Monday, November 19, 2007

Craig Davidson

Craig Davidson's stories have been published in The Fiddlehead, Event, Prairie Fire, and SubTerrain. His debut collection of stories, Rust and Bone, was called "remarkable ... challenging and upsetting, but never boring" by Chuck Palahniuk and "the best I've read in a long time from a young writer" by Bret Easton Ellis. He also writes horror fiction under a pseudonym.

His novel The Fighter was published by Penguin in Canada and Soho Press in the U.S.

From a Q & A about the book:

What motivated you to write a book about boxing and illegal fighting?

Good question. Perhaps, in the long run, I should’ve written a book about teenage angst in a small Mennonite community. There might be more of a market for that sort of story.

Anyway, I wrote what I wrote. As for my motivation — I’ve come to understand that I’m not totally sure about myself, my motivations. I mean, I THINK I know why I’m doing what I’m doing, why I set myself down this or that path, but in the end, I end up mystifying myself as much as I end up mystifying my readers, potentially. As I wrote in the book: The brain is a subtle organ, and it goes wrong in subtle ways. Not to say there’s anything wrong with my brain (at least, I’d like to hope not), but more to say that some of the stuff that came to me while writing this book ... well, I’m not entirely sure where it came from. But I chose to write it down, so the responsibility is mine.

But, to concretely answer your question: I’ve been fascinated with boxing, with fighting, for a long time. It’s a love/hate thing. I love the discipline of it, the training and the monk-like life of a dedicated boxer, and I love how sometimes, in the ring, two men (or women) can bring something out of each other that neither really thought s/he had in him. But most "real" boxing stories — discounting the "Rocky"-style Hollywood movies — are tragic. Boxers are abused by their managers, treated like cattle, and most often hang on too long and get hurt in ways they can’t recover from. They do it because they don’t really understand a life that doesn’t involve boxing; they’re incapable of existing without the sport.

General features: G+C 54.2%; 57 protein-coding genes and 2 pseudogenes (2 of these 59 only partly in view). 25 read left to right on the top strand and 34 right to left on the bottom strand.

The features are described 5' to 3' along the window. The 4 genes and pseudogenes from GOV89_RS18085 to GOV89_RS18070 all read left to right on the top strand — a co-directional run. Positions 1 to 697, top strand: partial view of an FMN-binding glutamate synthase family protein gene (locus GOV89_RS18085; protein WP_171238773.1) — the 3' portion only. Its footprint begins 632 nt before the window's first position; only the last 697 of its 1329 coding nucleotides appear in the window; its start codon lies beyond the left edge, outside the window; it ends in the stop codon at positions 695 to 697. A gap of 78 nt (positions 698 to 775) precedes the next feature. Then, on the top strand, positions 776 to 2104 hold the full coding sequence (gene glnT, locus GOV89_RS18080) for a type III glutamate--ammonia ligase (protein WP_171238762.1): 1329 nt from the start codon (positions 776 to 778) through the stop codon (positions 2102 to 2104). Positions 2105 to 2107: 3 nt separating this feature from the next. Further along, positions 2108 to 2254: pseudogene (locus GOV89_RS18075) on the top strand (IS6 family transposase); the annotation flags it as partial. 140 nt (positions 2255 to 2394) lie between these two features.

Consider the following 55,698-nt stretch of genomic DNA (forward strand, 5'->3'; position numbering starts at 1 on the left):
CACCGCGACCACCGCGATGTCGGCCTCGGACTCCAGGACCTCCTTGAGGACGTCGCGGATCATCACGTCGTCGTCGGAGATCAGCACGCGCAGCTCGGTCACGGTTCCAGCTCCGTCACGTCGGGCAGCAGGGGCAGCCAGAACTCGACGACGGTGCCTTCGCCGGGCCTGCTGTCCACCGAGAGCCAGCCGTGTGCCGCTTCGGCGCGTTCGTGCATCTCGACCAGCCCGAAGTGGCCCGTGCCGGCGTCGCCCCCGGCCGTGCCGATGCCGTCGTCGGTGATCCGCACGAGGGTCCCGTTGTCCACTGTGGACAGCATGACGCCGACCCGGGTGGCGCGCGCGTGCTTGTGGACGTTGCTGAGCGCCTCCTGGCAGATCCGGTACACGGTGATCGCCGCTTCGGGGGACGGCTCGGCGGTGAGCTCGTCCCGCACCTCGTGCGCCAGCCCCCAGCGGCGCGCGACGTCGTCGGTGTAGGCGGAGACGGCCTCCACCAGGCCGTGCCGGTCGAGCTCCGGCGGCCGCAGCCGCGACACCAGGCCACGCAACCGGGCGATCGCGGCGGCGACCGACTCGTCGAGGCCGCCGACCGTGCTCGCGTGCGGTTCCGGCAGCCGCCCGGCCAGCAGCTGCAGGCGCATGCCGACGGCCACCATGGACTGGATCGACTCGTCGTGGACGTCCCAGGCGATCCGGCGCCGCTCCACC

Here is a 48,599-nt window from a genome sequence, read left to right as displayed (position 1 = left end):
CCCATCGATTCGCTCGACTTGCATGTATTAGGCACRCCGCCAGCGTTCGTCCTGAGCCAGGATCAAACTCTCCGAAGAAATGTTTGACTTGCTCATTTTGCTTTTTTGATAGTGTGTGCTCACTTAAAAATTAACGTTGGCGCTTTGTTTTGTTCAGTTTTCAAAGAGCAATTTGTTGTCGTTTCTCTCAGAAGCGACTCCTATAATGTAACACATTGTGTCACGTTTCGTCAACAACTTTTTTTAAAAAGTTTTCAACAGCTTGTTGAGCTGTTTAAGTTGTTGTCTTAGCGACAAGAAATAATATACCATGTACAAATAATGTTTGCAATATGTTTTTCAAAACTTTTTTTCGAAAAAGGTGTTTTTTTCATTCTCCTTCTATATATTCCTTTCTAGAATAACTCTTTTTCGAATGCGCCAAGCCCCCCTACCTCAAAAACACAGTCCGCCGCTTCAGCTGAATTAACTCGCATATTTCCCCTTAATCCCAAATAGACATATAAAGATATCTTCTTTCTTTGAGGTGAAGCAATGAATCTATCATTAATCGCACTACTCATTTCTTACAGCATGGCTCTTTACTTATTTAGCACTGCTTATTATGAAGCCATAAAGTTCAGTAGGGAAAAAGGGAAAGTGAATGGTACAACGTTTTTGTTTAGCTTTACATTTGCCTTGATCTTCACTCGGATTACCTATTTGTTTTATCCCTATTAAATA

But more crucially, boxing/illegal fighting allowed me the frame upon which to drape some of the main issues of the novel: the changing role of manhood in today’s society, and the fears and insecurities and regrets of that changing role; fathers and sons; a life of privilege versus a life of modest means. Anyway, it’s my sense a lot of writers do this: the main thrust or theme of a book is something that, yes, fascinates that writer — but the fascination lies as much in the offshoots or the repercussions of that theme than it does in the theme itself. If that makes any sense, which conceivably it does not.

Read the entire Q & A.

The Page 99 Test: The Fighter.

--Marshal Zeringue